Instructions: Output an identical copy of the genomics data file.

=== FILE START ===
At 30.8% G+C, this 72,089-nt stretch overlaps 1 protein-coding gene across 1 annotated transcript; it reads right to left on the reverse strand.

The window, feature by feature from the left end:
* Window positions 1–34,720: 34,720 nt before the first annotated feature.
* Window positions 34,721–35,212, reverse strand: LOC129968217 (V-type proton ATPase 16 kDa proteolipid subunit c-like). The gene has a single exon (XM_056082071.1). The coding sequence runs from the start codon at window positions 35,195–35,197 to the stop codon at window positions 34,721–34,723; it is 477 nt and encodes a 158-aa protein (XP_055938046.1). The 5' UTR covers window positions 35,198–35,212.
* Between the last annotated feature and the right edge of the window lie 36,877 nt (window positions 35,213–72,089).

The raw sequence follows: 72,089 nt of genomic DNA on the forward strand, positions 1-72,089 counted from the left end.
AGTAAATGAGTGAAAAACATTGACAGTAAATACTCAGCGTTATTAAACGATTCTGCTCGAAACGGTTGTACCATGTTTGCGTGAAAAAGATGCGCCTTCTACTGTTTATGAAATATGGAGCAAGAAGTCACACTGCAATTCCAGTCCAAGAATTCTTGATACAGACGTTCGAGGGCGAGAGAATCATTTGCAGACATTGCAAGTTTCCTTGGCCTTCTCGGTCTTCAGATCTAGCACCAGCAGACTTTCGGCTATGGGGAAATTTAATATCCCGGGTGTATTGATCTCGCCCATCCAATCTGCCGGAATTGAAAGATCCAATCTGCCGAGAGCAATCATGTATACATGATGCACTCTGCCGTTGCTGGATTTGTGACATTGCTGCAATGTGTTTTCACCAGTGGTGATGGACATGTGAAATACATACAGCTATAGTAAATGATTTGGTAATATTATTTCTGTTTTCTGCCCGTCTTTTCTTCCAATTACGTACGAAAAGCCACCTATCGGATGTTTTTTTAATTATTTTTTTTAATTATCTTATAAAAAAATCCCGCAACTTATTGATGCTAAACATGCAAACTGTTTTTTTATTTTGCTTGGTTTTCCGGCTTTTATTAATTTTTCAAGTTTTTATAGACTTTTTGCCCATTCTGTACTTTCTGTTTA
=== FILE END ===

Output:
At 30.8% G+C, this 72,089-nt stretch overlaps 1 protein-coding gene across 1 annotated transcript; it reads right to left on the reverse strand.

The window, feature by feature from the left end:
* Window positions 1–34,720: 34,720 nt before the first annotated feature.
* Window positions 34,721–35,212, reverse strand: LOC129968217 (V-type proton ATPase 16 kDa proteolipid subunit c-like). The gene has a single exon (XM_056082071.1). The coding sequence runs from the start codon at window positions 35,195–35,197 to the stop codon at window positions 34,721–34,723; it is 477 nt and encodes a 158-aa protein (XP_055938046.1). The 5' UTR covers window positions 35,198–35,212.
* Between the last annotated feature and the right edge of the window lie 36,877 nt (window positions 35,213–72,089).

The raw sequence follows: 72,089 nt of genomic DNA on the forward strand, positions 1-72,089 counted from the left end.
AGTAAATGAGTGAAAAACATTGACAGTAAATACTCAGCGTTATTAAACGATTCTGCTCGAAACGGTTGTACCATGTTTGCGTGAAAAAGATGCGCCTTCTACTGTTTATGAAATATGGAGCAAGAAGTCACACTGCAATTCCAGTCCAAGAATTCTTGATACAGACGTTCGAGGGCGAGAGAATCATTTGCAGACATTGCAAGTTTCCTTGGCCTTCTCGGTCTTCAGATCTAGCACCAGCAGACTTTCGGCTATGGGGAAATTTAATATCCCGGGTGTATTGATCTCGCCCATCCAATCTGCCGGAATTGAAAGATCCAATCTGCCGAGAGCAATCATGTATACATGATGCACTCTGCCGTTGCTGGATTTGTGACATTGCTGCAATGTGTTTTCACCAGTGGTGATGGACATGTGAAATACATACAGCTATAGTAAATGATTTGGTAATATTATTTCTGTTTTCTGCCCGTCTTTTCTTCCAATTACGTACGAAAAGCCACCTATCGGATGTTTTTTTAATTATTTTTTTTAATTATCTTATAAAAAAATCCCGCAACTTATTGATGCTAAACATGCAAACTGTTTTTTTATTTTGCTTGGTTTTCCGGCTTTTATTAATTTTTCAAGTTTTTATAGACTTTTTGCCCATTCTGTACTTTCTGTTTA